3

I've been suffering from weird noises while pedalling for a couple of weeks. Noise has been isolated to the left foot, its definitely not the right side.

After an inspection revealed no cracks or other badness, I pulled the left crank off with a puller.

Own work The lip around the presser on the right hand side of the image? That's compressed outward, and once I got the crank off the pusher of the puller was wedged in the taper.

Own Work Own work As above, with different lighting

The other two sides are only lightly marked. The two sides pictured are the worst damage.

The crank was cleaned and refitted with a light coating of copper slip on the facing surfaces and it seems to be functioning fine. But

Question: Is this crank safe? Or is it vulnerable to further damage?

  • 1
    I believe it will be okay, because the damaged area of the crank is not the thinnest point, where the square taper's corners are. It will probably damage the BB spindle quicker because of reduced contact area, but not by much. Your thoughts? – Criggie Jan 4 '18 at 8:30
  • 2
    I think you should try and find a crankpuller with a thinner bolt. They do exist. – Carel Jan 4 '18 at 12:08
  • Does that "pusher" have a cap on it to fit octalink/isis spindles? Does the cap pull off? – Noah Sutherland Jan 4 '18 at 17:17
  • @NoahSutherland no - its just for square taper and the pusher part does not come off. I had to buy a separate puller when I got a bike with octalink. And in hindsight, the last time I used this puller was in a failed attempt to remove the octalink crank using various items to bridge the gap, which could have caused the visible flanging. – Criggie Jan 4 '18 at 22:28
3

It's hard to tell if it will be OK, and it will depend on how heavy you are and how much pedaling torque you can produce.

The main problem you are going to face is not the reduction in area of the taper surface, but that the puller will have pushed the edges of the gouged area up, so that the crank will not fit quite properly on the spindle taper. Because of this you may find that you have problems with the crank staying on the spindle.

If you feel inside the taper with a finger tip (my pinkie fits inside a crank taper, and I have fairly big hands) you will feel an raised edge or 'burr' of material around the gouged area. You will want to very carefully file that off with a fine, flat needle file. It will only take a few light strokes to remove it.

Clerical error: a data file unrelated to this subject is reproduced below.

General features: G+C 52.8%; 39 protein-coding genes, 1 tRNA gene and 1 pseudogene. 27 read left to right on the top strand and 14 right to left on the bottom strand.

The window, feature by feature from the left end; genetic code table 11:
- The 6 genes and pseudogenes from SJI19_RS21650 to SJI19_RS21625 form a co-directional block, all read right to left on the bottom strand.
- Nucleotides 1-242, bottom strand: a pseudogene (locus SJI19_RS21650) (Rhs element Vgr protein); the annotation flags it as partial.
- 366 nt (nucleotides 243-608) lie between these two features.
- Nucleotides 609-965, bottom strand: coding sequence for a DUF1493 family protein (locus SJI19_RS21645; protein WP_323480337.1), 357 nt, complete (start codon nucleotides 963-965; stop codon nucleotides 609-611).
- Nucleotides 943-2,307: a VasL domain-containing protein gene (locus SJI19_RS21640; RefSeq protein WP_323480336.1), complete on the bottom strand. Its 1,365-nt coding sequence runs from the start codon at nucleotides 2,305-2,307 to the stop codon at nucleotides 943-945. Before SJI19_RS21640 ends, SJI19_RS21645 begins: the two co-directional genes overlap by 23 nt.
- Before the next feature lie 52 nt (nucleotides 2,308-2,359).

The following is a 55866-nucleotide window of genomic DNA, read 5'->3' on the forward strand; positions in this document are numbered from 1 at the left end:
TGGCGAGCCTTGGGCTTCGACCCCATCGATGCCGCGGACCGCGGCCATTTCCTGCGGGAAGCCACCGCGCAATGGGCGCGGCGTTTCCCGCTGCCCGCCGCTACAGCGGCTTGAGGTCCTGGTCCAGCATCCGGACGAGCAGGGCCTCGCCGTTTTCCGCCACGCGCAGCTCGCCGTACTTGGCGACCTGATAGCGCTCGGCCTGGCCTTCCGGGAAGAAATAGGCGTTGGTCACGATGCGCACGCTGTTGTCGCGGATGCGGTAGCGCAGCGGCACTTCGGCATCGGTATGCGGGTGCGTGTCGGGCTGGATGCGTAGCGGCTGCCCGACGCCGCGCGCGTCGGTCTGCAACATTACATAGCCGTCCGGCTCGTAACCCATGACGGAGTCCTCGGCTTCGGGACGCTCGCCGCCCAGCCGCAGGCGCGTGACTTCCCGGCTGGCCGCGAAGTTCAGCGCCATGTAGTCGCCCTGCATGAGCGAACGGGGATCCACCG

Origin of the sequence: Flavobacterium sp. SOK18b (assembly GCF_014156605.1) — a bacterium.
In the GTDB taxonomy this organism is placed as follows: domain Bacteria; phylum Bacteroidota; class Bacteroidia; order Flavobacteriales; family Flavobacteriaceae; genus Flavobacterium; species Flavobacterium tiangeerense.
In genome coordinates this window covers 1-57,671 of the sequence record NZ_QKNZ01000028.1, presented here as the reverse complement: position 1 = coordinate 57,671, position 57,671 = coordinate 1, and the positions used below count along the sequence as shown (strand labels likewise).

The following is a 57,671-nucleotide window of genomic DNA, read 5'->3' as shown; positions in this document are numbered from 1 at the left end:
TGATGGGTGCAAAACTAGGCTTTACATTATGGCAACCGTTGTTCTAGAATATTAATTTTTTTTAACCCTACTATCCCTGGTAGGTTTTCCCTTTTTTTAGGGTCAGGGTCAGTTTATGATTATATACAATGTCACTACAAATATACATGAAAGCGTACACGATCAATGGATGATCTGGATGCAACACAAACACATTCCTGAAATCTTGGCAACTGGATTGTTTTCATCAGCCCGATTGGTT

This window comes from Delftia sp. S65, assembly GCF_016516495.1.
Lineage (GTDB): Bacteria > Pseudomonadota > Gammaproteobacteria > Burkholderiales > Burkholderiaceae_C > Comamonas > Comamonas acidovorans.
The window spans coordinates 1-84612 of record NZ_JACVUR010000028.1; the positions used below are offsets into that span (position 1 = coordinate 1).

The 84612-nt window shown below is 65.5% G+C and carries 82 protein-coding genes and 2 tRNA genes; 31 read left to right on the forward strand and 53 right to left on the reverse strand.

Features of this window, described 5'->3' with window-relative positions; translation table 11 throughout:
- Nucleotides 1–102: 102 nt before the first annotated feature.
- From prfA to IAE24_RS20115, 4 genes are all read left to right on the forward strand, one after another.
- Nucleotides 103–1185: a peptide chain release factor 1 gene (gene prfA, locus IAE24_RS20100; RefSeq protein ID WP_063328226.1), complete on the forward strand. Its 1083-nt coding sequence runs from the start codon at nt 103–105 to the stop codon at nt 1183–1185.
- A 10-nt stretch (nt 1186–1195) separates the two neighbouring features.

When you re-install the crank, torque the retaining bolt up to the maximum allowed. Do a test ride and check that the crank is staying in place. Check the crank regularly when you ride after that. Hopefully it will stay in place.

| improve this answer | |
2

The damage shown is unlikely to cause a structural problem. Once you reassemble, torquing the arm on very tightly, you should feel no wiggle of either crank arm relative to the other one. If, after some riding, you find some wiggle, torque the arms on more (within spec). As long as there is no wiggle, the damage will not cause any problems. There is not enough alloy missing to weaken, just to potentially maladjust the tapered fit.

The noise you were hearing could have been any of a number of things: a loose crank arm (fairly unlikely if you hadn't removed it recently), a pedal, or the bottom bracket. Check the pedals first -- they should turn freely and without grinding or noise. Service or replace the pedals if not. If the pedals are ok, then test the bottom bracket. Since you have the crank arms off, make sure that the spindle turns freely and without grinding or noise. Also check that it does not have any play by trying to wiggle it up and down or front and back. If there is noise, binding, or play, service the bottom bracket.

In the future, use a crank puller with a smaller push surface. Alternatively, you can loosen the screw in the crank spindle a few turns without removing it and have the puller push on that. If that screw head prevents the puller from threading into the crank arm far enough, you can put a screw with a smaller head into the spindle and push on that. That will extend the spindle enough to prevent the pushing surface from going into the tapered opening in the crank arm.

| improve this answer | |
  • Thank you - all good advice. I have filed the lippy flange off the puller now, and it fits properly. – Criggie Jan 4 '18 at 22:30
1

It may or may not be ok if you tighten the crank down really hard. I had a similar experience so I overtightened the crank to prevent it from making noise, but I ended up damaging the bottom bracket even though it is a much harder material.

| improve this answer | |

Your Answer

By clicking “Post Your Answer”, you agree to our terms of service, privacy policy and cookie policy

Not the answer you're looking for? Browse other questions tagged or ask your own question.